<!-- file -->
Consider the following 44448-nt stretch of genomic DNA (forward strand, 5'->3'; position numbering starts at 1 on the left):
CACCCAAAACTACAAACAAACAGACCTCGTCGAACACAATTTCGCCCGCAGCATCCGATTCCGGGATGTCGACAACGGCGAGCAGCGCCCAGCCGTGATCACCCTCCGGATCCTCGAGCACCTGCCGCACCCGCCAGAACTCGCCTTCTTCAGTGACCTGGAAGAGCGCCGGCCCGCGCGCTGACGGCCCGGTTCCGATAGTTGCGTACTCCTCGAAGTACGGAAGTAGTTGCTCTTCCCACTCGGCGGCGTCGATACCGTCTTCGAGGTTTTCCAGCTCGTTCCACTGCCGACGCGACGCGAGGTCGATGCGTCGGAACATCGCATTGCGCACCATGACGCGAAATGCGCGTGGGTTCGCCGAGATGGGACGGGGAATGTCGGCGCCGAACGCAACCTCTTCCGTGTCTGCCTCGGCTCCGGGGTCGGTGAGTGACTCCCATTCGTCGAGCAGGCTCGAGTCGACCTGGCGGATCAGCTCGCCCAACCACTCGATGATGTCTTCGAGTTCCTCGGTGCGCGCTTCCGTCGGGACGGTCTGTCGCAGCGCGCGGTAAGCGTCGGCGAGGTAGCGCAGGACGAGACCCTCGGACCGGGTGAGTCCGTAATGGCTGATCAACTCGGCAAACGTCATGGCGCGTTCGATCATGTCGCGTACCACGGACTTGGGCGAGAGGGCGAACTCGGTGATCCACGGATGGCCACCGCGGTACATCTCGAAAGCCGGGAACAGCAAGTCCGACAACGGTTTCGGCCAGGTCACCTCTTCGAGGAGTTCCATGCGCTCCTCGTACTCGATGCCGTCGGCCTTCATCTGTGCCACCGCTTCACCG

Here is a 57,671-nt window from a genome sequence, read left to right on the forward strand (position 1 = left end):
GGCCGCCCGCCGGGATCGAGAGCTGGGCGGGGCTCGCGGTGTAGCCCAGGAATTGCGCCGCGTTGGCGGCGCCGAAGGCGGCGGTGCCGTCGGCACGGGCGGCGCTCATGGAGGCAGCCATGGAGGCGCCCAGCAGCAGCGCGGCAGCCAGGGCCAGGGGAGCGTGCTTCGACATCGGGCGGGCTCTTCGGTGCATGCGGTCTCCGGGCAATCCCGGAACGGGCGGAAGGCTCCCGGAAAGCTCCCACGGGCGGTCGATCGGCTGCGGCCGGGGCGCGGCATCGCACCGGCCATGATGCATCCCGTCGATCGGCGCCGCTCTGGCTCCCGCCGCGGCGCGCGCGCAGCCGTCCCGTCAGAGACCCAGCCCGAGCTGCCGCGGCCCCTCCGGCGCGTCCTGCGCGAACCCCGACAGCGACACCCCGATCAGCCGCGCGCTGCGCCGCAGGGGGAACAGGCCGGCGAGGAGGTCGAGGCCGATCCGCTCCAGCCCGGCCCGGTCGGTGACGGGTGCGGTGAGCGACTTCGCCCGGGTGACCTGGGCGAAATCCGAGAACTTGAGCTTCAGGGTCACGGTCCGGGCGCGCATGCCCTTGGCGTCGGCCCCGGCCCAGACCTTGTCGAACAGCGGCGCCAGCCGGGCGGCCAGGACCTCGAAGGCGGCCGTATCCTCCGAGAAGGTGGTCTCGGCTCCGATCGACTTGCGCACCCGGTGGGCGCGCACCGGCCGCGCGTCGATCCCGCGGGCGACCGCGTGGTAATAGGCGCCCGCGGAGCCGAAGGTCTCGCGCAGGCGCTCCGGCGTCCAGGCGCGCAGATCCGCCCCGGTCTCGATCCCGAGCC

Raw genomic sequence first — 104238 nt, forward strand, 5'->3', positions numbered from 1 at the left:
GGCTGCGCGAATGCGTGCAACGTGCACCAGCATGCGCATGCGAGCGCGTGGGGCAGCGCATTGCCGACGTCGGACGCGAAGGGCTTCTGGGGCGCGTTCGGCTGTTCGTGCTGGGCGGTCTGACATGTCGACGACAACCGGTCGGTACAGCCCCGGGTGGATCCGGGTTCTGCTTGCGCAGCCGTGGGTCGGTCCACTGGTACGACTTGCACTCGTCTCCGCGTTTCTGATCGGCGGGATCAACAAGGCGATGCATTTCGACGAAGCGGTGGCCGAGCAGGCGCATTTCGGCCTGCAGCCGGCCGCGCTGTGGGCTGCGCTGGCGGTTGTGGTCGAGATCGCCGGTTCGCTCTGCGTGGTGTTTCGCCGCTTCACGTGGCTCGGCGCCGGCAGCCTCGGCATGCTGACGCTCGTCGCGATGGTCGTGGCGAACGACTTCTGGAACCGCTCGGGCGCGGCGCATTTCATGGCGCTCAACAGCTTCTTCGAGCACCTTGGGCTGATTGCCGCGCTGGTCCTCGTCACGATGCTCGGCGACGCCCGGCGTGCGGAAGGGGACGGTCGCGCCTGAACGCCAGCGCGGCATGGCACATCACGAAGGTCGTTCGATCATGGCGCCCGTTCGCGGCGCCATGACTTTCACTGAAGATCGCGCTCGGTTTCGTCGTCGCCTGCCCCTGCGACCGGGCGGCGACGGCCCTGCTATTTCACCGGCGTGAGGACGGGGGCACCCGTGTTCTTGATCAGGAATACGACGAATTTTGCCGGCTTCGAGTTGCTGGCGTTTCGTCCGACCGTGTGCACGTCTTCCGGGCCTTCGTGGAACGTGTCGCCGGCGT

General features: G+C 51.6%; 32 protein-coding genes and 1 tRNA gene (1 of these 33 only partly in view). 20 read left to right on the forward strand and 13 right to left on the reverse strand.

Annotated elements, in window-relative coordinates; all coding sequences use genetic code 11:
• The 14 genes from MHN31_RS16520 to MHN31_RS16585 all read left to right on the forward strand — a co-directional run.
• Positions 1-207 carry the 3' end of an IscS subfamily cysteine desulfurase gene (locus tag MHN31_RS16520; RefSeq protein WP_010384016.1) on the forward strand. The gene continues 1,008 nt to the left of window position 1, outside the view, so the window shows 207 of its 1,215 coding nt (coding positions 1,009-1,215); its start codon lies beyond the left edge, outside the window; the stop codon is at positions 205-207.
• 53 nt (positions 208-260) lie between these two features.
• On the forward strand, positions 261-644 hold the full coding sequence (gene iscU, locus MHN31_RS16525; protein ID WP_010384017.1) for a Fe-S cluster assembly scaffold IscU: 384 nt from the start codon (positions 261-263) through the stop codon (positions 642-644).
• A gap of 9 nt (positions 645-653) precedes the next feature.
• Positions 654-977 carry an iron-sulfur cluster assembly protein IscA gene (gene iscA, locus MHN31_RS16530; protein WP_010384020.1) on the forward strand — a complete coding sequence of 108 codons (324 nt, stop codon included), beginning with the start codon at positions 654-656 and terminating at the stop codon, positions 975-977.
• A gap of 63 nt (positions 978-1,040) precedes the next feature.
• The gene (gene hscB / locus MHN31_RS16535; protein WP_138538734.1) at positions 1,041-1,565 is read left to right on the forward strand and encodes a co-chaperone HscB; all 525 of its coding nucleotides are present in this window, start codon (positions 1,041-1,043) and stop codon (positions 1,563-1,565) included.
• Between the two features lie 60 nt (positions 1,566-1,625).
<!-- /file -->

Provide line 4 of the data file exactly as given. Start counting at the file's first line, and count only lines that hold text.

GGCCGCCCGCCGGGATCGAGAGCTGGGCGGGGCTCGCGGTGTAGCCCAGGAATTGCGCCGCGTTGGCGGCGCCGAAGGCGGCGGTGCCGTCGGCACGGGCGGCGCTCATGGAGGCAGCCATGGAGGCGCCCAGCAGCAGCGCGGCAGCCAGGGCCAGGGGAGCGTGCTTCGACATCGGGCGGGCTCTTCGGTGCATGCGGTCTCCGGGCAATCCCGGAACGGGCGGAAGGCTCCCGGAAAGCTCCCACGGGCGGTCGATCGGCTGCGGCCGGGGCGCGGCATCGCACCGGCCATGATGCATCCCGTCGATCGGCGCCGCTCTGGCTCCCGCCGCGGCGCGCGCGCAGCCGTCCCGTCAGAGACCCAGCCCGAGCTGCCGCGGCCCCTCCGGCGCGTCCTGCGCGAACCCCGACAGCGACACCCCGATCAGCCGCGCGCTGCGCCGCAGGGGGAACAGGCCGGCGAGGAGGTCGAGGCCGATCCGCTCCAGCCCGGCCCGGTCGGTGACGGGTGCGGTGAGCGACTTCGCCCGGGTGACCTGGGCGAAATCCGAGAACTTGAGCTTCAGGGTCACGGTCCGGGCGCGCATGCCCTTGGCGTCGGCCCCGGCCCAGACCTTGTCGAACAGCGGCGCCAGCCGGGCGGCCAGGACCTCGAAGGCGGCCGTATCCTCCGAGAAGGTGGTCTCGGCTCCGATCGACTTGCGCACCCGGTGGGCGCGCACCGGCCGCGCGTCGATCCCGCGGGCGACCGCGTGGTAATAGGCGCCCGCGGAGCCGAAGGTCTCGCGCAGGCGCTCCGGCGTCCAGGCGCGCAGATCCGCCCCGGTCTCGATCCCGAGCC